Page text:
Vince, you are, of course strictly speaking, correct; I was trying to illustrate a "concept" with the only example I could think of "off the top of my head", as the saying goes. (And the fact that "condition2" is not evaluated for "&&" if "condition1" is false was exactly point I was trying to make because for the "&" operator both operands are "fully" evaluated.) If there's another language with the equivalent of the "@If" function - and I seem to dimly remember that there is but I can't think of it at the moment - I would imagine that its parser would be able to unambiguously identify both "string1" and "string2" such that only the "appropriate" "string" would be evaluated (if it's an interpreter; code generated if it's a compiler). That is clearly not the case for Rex's parser for whatever reason (and if you read this Rex, that's not a criticism, just an observation); and again I was just looking for absolute verification of that fact because it is clearly not, for whatever reason, what I would have expected.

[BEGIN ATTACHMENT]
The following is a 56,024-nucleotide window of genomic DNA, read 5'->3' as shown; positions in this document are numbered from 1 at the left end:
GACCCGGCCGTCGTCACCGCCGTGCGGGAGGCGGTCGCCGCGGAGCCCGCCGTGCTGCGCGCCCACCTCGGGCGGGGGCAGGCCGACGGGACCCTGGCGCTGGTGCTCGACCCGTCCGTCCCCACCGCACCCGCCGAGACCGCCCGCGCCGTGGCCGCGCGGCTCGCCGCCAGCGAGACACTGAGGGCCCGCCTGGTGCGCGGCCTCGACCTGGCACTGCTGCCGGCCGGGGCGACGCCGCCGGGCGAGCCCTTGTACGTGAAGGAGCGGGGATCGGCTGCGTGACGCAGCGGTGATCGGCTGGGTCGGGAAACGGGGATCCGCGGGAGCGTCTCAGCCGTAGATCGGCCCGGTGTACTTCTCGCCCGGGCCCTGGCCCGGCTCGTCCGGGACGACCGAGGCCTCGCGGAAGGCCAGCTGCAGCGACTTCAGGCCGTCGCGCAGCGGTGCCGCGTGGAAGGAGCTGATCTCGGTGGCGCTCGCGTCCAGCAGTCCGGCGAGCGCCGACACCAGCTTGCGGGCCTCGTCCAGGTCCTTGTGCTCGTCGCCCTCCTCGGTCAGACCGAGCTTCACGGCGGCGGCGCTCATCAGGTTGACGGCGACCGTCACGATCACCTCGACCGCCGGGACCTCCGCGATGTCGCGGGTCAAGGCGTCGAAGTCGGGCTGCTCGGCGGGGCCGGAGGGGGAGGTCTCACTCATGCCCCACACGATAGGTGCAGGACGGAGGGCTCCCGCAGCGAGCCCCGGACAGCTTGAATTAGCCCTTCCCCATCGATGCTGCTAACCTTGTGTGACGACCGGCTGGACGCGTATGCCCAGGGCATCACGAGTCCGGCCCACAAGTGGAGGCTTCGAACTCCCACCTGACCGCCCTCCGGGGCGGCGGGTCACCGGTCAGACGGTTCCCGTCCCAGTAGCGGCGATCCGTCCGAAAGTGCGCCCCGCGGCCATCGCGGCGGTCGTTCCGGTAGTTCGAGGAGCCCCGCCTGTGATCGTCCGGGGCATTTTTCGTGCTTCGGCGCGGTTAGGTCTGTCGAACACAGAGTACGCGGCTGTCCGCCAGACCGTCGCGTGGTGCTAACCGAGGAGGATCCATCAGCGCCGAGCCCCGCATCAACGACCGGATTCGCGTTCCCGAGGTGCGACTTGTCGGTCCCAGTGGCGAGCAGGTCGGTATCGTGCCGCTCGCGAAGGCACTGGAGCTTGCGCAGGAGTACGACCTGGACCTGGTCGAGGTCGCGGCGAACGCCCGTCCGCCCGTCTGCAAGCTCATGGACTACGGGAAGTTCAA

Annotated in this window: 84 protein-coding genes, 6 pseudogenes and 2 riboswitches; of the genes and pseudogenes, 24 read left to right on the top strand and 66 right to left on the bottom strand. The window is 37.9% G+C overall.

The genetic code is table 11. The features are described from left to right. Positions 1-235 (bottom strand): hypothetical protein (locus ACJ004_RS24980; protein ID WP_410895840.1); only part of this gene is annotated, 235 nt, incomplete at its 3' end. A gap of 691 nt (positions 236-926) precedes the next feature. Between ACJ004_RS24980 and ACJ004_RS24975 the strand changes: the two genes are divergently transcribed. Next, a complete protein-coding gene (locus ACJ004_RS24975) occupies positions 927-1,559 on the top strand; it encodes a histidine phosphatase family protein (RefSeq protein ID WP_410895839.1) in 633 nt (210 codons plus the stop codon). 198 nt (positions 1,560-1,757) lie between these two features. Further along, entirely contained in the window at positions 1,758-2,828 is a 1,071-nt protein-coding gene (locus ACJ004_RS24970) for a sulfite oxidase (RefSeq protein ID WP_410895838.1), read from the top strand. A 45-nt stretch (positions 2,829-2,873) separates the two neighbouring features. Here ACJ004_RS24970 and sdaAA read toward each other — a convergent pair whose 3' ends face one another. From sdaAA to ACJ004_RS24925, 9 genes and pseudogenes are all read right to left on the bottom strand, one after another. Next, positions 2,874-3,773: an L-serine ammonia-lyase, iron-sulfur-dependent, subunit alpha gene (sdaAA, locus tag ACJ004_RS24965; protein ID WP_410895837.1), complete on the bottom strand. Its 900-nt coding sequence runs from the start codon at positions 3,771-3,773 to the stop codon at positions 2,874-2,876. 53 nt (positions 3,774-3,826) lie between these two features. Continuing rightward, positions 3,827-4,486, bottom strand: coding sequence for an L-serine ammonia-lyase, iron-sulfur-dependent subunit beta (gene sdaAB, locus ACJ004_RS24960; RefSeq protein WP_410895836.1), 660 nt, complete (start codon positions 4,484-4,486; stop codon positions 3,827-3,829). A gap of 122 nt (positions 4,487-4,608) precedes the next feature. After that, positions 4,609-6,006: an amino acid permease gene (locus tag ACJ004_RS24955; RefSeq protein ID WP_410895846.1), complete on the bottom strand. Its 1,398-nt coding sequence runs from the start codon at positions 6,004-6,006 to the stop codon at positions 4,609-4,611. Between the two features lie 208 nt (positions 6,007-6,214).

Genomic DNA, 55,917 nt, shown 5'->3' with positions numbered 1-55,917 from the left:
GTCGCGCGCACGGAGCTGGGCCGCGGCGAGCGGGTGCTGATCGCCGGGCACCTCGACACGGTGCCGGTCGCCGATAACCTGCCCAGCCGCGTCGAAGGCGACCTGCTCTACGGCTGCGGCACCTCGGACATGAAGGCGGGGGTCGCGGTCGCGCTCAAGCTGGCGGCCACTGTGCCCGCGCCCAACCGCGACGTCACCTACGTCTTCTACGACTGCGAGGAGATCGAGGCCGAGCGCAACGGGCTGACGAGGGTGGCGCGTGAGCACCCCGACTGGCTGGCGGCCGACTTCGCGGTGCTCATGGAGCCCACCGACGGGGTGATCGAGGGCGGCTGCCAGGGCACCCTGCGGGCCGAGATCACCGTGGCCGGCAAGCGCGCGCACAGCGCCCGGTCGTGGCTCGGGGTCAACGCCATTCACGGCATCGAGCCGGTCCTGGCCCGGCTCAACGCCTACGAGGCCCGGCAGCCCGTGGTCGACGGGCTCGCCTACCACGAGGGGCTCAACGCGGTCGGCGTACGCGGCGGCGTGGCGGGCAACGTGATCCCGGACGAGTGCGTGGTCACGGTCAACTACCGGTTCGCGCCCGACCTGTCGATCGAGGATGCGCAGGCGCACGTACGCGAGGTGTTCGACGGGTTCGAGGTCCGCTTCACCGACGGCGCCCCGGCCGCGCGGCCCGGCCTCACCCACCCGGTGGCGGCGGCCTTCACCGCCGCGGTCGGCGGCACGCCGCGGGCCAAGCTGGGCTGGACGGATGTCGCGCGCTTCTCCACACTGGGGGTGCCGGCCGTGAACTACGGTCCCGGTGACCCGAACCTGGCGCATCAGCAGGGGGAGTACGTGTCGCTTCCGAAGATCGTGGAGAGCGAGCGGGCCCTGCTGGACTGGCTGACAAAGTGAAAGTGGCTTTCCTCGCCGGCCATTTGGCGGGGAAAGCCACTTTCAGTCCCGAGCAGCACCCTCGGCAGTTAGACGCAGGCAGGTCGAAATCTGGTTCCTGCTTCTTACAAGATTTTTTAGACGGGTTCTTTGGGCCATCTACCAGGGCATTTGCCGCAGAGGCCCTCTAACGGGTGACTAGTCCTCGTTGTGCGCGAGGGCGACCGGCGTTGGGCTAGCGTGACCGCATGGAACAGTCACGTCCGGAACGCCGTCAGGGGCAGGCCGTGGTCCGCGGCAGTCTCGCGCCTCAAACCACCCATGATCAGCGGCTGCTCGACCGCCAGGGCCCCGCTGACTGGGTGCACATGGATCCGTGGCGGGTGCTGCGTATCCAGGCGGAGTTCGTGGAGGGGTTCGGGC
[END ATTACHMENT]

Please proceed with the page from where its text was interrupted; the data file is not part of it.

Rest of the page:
And, after I originally wrote the above, it dawned on me exactly what the issue is: I was essentially thinking about @If as an operator (just as + and - and .OR. and .AND., etc., are operators), and not as an actual function, and if you carefully read the above you will see that that is the case. And that's exactly the point. If it really is a "function" (which it seems to be in the TCC batch-file language), then of course all its arguments are fully evaluated before actually executing the "body" of the function, whatever that may be. However, my experiences with such a "concept" in the past have almost, if not always, been in the context of a preprocessor of one kind or another in a compiled language, where the preprocessor essentially generates code that is/is not executed based on whether the "condition(s)" evaluate to "true" or "false" and therefore this "problem" is not at all an issue. However, in the context of TCC it would seem that it clearly is a function in the "traditional" sense, and hence it behaves the way it does. (And, I will add as two side notes here that, number 1, a very large proportion the code I have written in the past has been preprocessor code; I think my ability to do that was one of my major "strengths" as a programmer. In fact, I think that it can be fairly said that, in some instances, the total "collection" of my (domain-specific) preproccessor code was almost a language in and of itself. And, number 2, an interpreter could also certainly be written to "emulate" the way preprocessor functions are written in compiled languages when those "functions" are an inherent part of the language (as @If is as opposed to a user-written function) because the bottom line is that, in many ways, an interpreter is a preprocessor at a very "deep" level.) (And again, Rex, this is just an "observation" and not a criticism.)